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The Monetary System of China under the Qing Dynasty

  • Niv HoreshEmail author
Living reference work entry

Abstract

This chapter delineates the main trends that characterized Qing monetary history. The early Qing (1644–1722) was generally a period when military expenditure relative to fiscal revenue was high and coin casting sites in bad repair. The mid-Qing (1723–1842) was, on the other hand, a period of great territorial expansion, strong central government, and vigorous coin output, mainly under the Qianlong Emperor (r. 1735–1796). The late Qing (1842–1911) was, in turn, a period in which China came under intense foreign pressure and was rattled by the catastrophic Taiping rebellion. It was also a period in which China began suffering from an acute outflow of silver due to an adverse balance of payments. These circumstances eventually led the Qing government to reintroduce paper money. And while Japanese silver and copper imports had helped replenish the Chinese monetary system in the early-Qing period, late-Qing China saw a decline in domestic mining output as well as a drop in Japanese metal imports. These shortfalls were tempered in the mid-Qing era by the influx of Latin American silver, which lasted until the 1800s, as well as by the development of copper mines in Yunnan.

Keywords

Copper Silver Bimetallism Debasement Paper money 

Introduction: Sources, Periodization, Themes

The most fundamental term with which to describe the monetary system during the Qing dynasty (1644–1911), as opposed to some other periods, would be bimetallism. That is to say those two types of monetary metals circulated concurrently in the economy of China proper. The first one being copper in the form of cast coinage (zhiqian), with minimal inscription in Chinese and Manchu, and a square hole in the middle. Copper coinage broadly served the peasant economy. The other type consisted of silver bars (yinding) broadly serving the government and mercantile community.

Customarily, batches of 1000 Chinese copper coins would be threaded together through the round hole in the middle for ease of transfer. Such “strings of cash” were known as diao, each being conceptually on par with one tael or liang of silver (approximately 37.5 g). Higher denomination money in the form of silver principally meant bars resembling traditional Chinese shoes – known to Westerners as sycee. These shoe-shaped bars weighed about 50 tael, but there could be considerable variations of ingot weight and fineness even within the same province. Such variations gave rise to assaying establishments, mostly of private-order nature, which guaranteed the quality of sycee used in market transaction (Wagel 1915; Kann 1927; Cribb 1992; Rang 1988). Tax receipts in loose silver ingots would often incur “meltage fee” (huohao or haoxian) whereby local officials would demand a surcharge from taxpayers for the silver lost during the process of assaying and recasting the ingots into standard bars.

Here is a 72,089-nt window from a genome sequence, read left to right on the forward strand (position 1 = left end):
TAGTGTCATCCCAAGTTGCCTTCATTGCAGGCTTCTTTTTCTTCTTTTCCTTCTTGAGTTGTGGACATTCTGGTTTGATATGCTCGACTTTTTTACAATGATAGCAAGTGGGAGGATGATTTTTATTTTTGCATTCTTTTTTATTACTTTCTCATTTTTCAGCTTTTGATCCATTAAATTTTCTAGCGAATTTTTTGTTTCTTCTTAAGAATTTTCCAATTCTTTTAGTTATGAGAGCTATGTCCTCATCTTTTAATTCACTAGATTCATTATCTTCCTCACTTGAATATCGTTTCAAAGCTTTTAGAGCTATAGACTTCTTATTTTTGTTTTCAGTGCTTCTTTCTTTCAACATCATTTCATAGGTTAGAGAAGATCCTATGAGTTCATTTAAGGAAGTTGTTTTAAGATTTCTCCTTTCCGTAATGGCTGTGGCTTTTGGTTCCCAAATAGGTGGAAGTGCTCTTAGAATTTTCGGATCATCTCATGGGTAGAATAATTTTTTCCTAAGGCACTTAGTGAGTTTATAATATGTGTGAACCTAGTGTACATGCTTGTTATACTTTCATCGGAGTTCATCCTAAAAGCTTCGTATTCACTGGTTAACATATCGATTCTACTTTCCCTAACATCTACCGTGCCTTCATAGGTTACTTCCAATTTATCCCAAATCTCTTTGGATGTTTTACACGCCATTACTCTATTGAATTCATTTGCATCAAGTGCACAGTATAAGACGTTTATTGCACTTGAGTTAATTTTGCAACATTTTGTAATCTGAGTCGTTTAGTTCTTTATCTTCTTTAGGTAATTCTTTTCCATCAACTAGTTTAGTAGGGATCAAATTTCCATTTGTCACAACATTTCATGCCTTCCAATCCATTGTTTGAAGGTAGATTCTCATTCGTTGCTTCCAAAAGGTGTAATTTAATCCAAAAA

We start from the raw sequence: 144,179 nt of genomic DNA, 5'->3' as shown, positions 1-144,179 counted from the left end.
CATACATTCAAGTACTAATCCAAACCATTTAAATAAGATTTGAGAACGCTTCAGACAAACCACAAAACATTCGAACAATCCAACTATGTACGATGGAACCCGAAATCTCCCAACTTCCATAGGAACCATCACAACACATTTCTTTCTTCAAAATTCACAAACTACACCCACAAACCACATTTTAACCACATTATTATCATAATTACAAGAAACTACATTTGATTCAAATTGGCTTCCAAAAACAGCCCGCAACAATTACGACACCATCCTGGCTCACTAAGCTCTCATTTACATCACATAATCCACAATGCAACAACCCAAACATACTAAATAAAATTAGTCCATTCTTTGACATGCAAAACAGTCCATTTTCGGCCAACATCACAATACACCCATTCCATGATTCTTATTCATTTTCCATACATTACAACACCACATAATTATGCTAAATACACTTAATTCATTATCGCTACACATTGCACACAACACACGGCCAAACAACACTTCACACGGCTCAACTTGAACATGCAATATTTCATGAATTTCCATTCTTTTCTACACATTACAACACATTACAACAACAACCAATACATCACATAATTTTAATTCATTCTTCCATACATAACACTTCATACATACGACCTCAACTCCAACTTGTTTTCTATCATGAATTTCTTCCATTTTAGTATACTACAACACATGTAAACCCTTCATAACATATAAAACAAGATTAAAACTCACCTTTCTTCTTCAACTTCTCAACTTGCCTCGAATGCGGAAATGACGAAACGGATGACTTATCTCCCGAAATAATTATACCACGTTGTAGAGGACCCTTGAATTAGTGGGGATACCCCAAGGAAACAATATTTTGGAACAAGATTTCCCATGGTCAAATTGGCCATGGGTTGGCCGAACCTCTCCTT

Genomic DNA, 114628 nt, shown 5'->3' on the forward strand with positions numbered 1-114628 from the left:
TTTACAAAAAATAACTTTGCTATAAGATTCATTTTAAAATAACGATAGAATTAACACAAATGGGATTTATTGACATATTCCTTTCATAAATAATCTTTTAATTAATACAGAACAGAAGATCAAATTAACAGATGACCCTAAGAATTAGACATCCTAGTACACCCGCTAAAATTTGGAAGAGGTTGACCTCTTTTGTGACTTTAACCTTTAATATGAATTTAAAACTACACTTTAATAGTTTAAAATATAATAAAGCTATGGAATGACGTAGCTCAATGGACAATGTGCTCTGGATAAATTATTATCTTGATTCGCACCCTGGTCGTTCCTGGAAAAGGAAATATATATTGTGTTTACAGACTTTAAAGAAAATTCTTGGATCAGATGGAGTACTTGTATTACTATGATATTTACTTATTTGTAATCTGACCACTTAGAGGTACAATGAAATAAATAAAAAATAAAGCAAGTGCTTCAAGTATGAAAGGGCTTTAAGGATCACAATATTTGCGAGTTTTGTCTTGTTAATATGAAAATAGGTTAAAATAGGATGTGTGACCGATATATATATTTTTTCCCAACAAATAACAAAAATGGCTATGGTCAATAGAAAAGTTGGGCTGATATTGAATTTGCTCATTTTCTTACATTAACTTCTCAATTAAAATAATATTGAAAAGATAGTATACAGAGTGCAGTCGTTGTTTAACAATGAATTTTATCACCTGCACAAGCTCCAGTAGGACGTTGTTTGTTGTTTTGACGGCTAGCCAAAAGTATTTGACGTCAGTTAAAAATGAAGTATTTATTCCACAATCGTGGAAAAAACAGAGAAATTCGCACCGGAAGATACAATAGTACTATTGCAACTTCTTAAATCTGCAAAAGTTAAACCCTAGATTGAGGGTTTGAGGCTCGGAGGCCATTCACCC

The term sycee was an English derivative of the Cantonese pronunciation for “pure silk.” In South China, a good-quality silver bar was thought to possess a shiny veneer reminiscent of silk. From mid-seventeenth century, foreign-minted silver dollar coins (yinyuan, meaning round silver) otherwise constituted a lighter and therefore more convenient medium of exchange. The latter were virtually all of Latin American provenance until the Qing started minting silver dollars of its own in the late nineteenth century. Tax was remitted to imperial coffers in the form of silver ingots, while official and military wages were often paid out in copper coinage. Foreign silver dollars, however, became an increasingly common means of payment by 1700, particularly in coastal areas (Man-houng 2006, p. 43; Shi 2016). In addition to copper coins, the Qing authorities produced distinct silver coins and relatively small amounts of gold coins exclusively for use in Xinjiang and Tibet (Zhongguo lidai huobishi 1999; Boulnois 1983; Mu Yuan 1994).

One copper “cash” coin would conceptually weigh approximately one tenth of a silver tael, thereby implying a 1:100 exchange rate between silver and copper. However, the actual exchange rate was affected by coin weight fluctuation over time of between 0.1 and 0.14 of one tael, as well as variations in alloy composition (i.e., zinc and tin infusion). In addition, that bimetallic exchange rate fluctuated according to the availability of either metal at any point in time and respective demand. Namely, if the exchange rate between silver tael and copper cash was 1:1000 in principle, then shortages of either metal or coin supply shifts could bring about fluctuations of anywhere between 500 and 1500 coins per one silver tael (Shi 2016, xxiii).